Additionally there is one somewhat interesting level where you have to manipulate your environment using a certain tool to evade enemies while deprived of your powers. I find it somewhat impressive to imagine how it works and it creates an interesting puzzle of how to best get through an area on a stealthier run. Another level takes place in a clockwork mansion that has massive sections that can shift to allow movement or to allow new threats to emerge if you alert the guards-as well as tough clockwork guards that add a new threat to the mix in a similar way to tallboys. Seeing how it works inside the walls is also interesting, as is the lab the owner uses and its various shifting platforms allowing many different types of research in one lab. It’s pretty darn cool and it’s probably one of my preferred levels quality wise.
Overall I think the levels feel more packed with detail and stuff to do than some of Dishonored’s levels-even if some later levels kind of regress and are similar or lesser in scale. As a whole I do like most of the new areas design wise, and I feel like there’s good incentive to explore to try to find better upgrades, cash and runes/bone charms. The level design is really the star of the show here for me, and I find the game is generally better at countering certain strategies and forcing you to mess with different tactics to proceed.
Aesthetics and World
Dunwall is a great example of world design-a dilapidated city, infested with flesh eating rats and corrupt guardsman, creepy plague victims who will stumble towards you and spit flies at you-it’s a great design and the city design has some great elements to it. The steampunk tech, cobbled streets and brick buildings, the angles and design of most of the guard stuff and tallboys-it’s all great stuff from the gentlemen who designed City 17-Viktor Antonov. It’s some great design work and it makes the city visually arresting as you explore it in your quest to get revenge in Dishonored. The mask you wear, the sword you use-it all looks good and fits with the steampunk aesthetic. Tall boys on advanced stilts fire deadly explosive arrows as they lumber about, watchtowers twist and keep an eye out for you and walls of light cut imposing figures as you find your way around the dangerous things. Monstrous whales are bled for their oil, dangerous whale oil is cast about and commonplace and the city is in a state of chaos.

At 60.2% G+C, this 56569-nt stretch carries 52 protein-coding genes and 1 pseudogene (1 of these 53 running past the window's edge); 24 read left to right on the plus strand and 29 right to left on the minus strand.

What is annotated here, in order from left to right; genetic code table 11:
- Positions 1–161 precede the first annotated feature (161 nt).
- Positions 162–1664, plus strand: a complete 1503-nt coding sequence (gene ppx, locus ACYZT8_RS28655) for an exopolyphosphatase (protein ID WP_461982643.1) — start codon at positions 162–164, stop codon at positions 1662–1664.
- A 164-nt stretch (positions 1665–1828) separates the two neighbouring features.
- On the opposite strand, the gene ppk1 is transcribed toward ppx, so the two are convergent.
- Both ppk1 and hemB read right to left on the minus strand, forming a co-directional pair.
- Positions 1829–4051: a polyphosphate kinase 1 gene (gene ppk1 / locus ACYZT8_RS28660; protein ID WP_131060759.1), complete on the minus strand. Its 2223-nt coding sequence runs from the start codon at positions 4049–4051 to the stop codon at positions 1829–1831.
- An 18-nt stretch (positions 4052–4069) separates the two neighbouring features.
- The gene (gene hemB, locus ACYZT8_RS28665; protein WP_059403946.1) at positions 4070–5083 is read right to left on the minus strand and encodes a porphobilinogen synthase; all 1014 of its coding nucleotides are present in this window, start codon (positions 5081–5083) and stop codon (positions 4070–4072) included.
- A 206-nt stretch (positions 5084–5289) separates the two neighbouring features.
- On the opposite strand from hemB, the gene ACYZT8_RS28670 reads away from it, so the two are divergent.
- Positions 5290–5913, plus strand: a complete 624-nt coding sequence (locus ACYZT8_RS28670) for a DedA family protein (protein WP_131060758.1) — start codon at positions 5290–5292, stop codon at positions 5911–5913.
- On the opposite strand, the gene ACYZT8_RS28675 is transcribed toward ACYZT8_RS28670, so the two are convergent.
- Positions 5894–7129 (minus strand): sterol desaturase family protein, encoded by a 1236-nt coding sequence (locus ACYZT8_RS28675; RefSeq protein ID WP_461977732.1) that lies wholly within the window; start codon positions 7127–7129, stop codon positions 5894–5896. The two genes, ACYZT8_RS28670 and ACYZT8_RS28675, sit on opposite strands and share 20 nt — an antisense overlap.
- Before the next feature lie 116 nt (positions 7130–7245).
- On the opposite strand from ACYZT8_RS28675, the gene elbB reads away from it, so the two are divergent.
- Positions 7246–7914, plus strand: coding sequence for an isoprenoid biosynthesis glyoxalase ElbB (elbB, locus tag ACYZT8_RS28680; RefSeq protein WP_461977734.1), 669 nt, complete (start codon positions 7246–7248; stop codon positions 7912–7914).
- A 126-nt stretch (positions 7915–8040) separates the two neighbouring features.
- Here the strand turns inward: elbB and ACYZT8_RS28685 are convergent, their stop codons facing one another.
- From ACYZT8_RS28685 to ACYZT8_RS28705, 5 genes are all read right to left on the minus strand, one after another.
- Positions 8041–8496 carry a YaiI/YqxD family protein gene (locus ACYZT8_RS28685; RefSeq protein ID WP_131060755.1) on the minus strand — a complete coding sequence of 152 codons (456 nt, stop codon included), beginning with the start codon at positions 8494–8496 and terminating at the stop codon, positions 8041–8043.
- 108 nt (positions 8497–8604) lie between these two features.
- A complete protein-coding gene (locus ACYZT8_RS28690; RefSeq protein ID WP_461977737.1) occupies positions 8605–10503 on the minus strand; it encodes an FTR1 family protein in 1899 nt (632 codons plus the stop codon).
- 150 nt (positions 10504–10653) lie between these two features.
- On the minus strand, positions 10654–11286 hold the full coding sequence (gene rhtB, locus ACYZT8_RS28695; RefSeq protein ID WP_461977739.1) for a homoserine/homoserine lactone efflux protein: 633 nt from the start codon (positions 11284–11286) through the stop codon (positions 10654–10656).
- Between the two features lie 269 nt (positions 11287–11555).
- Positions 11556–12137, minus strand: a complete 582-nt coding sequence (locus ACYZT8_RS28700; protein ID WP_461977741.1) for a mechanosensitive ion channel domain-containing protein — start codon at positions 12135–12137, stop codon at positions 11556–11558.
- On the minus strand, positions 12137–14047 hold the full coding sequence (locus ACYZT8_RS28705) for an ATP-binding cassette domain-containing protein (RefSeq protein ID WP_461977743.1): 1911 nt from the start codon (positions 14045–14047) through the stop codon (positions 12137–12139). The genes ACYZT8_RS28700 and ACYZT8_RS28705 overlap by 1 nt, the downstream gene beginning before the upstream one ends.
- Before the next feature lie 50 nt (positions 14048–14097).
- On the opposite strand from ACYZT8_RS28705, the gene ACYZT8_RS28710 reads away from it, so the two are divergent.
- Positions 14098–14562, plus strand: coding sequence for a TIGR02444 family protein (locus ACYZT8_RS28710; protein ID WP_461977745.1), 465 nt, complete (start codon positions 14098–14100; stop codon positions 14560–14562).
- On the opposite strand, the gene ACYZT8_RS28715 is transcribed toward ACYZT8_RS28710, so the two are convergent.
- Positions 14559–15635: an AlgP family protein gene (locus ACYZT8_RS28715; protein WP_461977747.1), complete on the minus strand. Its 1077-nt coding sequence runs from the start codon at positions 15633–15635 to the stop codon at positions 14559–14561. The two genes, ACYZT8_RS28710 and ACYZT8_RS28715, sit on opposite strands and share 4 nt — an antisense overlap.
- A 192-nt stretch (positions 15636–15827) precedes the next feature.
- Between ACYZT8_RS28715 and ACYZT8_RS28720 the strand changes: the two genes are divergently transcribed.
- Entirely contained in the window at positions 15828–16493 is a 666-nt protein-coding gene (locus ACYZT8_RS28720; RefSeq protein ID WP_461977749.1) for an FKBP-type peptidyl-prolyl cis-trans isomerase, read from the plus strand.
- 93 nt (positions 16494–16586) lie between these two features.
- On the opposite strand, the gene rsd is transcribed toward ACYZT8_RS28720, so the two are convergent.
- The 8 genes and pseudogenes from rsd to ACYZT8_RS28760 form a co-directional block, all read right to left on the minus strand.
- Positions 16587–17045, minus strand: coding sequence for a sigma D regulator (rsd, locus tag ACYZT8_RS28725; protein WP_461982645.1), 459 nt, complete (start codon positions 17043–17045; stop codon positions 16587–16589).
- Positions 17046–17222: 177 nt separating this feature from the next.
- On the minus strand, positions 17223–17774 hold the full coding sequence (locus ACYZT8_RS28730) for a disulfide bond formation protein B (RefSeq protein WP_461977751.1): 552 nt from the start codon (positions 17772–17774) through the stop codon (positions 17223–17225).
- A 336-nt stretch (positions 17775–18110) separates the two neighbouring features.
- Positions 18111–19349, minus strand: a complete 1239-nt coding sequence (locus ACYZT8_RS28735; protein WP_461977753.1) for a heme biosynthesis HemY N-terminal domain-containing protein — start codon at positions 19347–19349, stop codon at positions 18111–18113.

Karnaca by contrast is far less interesting visually, at least in my estimation. It’s modeled after Spain as far as I can tell, with some white buildings, some terrace roofs and some fancy wrought ironwork here or there as well as massive trees and wooden structures everywhere. Soldier design is fine, with short sleeves and attire more fit for a warmer environ and here or there you’ll see wind powered structures rather than traditional whale oil type things. The city is generally not in total chaos, even with bloodflies-but except for nest keepers they’re not felt all that much in terms of their impact like rats are.
They aren’t nearly as interesting as the rats I find, and they have far less of a story impact. They also are rumored to cause some disease, but again outside the nest keepers there’s little show of that so their impact is again lessened. To be fair that might have been seen as being too imitative of the previous game, and I can understand it even if it doesn’t change my feelings on them. While elements from Dishonored have returned, due to this being a different land it’s pretty different than Dunwall and while I don’t think it looks terrible or bad it’s not as visually arresting in my estimation.